A Cultural Overview of Fuerteventura
Fuerteventura offers you the perfect opportunity to experience a fun-filled vacation, whether you’re looking to rent a car to tour the island or enjoy the wealth of luxury accommodation. With three thousand hours of bright sunshine throughout the year, Fuerteventura is the second largest island in the Canaries, and visited by millions every year, it is set to be one of the top places to holiday in 2014. The island is officially owned by the Spanish government, and the name itself translates as ‘Corruption of Forte Aventure’ (or Great Adventure), because of the strong winds that dominate the coastline.
In 2009, UNESCO declared Fuerteventura as a biosphere reserve, and the tranquil environment, stunning surroundings and rich cultural diversity of the island attracts nature lovers and solitary travellers from all over the world. Although most of the island is covered by rocks, dormant volcanoes, stones and sands, Fuerteventura offers many awe-inspiring beaches and stunning green spots, and shares similar weather conditions as Mexico and Florida. If you’re thinking of visiting this wonderful island in the near future, find the best deals on flights to Fuerteventura online!
People and Culture
This diverse island country is inhabited by approximately 80,000 natives from the Canary Archipelago (also known as Guanches or Majereros). Migrants from over 30 different countries - most of whom come from Africa, Rome, Asia, Spain and other neighbouring nations - have settled down in Fuerteventura for a serene and peaceful lifestyle. Roman Catholic churches dominate religious practices, and English, Guanche (Afro-Asiatic language), Spanish and Silbo are widely understood languages of this region.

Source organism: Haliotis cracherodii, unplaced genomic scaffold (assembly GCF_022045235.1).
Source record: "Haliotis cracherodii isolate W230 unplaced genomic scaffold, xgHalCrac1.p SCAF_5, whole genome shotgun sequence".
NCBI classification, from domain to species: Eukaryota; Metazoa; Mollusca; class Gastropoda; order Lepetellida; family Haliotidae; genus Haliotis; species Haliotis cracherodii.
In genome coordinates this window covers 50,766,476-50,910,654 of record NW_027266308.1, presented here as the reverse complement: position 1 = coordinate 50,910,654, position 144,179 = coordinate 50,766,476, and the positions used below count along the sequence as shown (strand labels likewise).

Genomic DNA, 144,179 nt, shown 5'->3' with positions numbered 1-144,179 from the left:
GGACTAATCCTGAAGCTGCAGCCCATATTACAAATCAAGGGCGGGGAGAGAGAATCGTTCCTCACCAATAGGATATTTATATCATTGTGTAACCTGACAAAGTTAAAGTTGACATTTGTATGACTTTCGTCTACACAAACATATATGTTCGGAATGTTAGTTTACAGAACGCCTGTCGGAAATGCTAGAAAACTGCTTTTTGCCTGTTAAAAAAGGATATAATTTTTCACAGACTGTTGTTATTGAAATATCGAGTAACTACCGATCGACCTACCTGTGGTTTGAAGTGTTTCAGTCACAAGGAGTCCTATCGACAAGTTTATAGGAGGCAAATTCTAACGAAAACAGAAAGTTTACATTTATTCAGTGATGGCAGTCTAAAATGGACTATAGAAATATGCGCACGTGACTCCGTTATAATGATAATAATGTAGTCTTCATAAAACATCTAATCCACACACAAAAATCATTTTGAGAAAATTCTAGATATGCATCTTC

Fuerteventura boasts a glorious cultural heritage, with more than 60 historical attractions scattered all over the land. Some towns and cities, like Romeria de la Virgen in Betancuria, date back to the fifteenth century, and the architecture of these quaint historical structures offers a deep knowledge of the islands’ former inhabitants. When it comes to architecture, Fuerteventura houses 4 diverse types of structure - archaeological relics, religious structures, commercial buildings and residential houses, so there’s plenty to keep your historical interest.
Religious edifices were constructed by villagers of the 17th - 18th century, but due to a lack of architectural supplies, these simple Spanish buildings are exhibited in approximately 20 chapels and 12 churches on the island. Important buildings like Caleta de Fuste and Tarajalejo order El Portillo, hold deep religious sentiments for the natives. Other structures like tenrias, mills, lime kilns, tahonas and salines (Salina del Carmen) hold cultural, agricultural and commercial importance.
Handicrafts of Fuerteventura include potteries, ceramics, basketries, stitchery, woodwork, stonemasonries, tallas en maderas and tejidos. In the month of May, local natives as well as neighbours from surrounding islands, visit the traditional markets to sell off their handicrafts, so why not experience the markets at Ecomuseo de la Acogida in Puerto del Rosario when visiting the island.
Delicious Spanish cum Mediterranean cuisine of the Canary Islands features diverse colours, textures, flavours and aromas. Local cuisine is characterised by sea food, goat cheese, vegetables, lentils and agricultural products, and the major dishes include Gofio (toasted maize flour and wheat buns), Mojo Canario (Canary dips with coriander, chillies and parika) and Papas arrugadas (potato wedges garnished with salts and herbs). If you’re a real foodie, then delicacies consist of parrotfish, moraine, jewfish, sama, cherne, mussel, red mullet, cabrilla, lapas and burgados!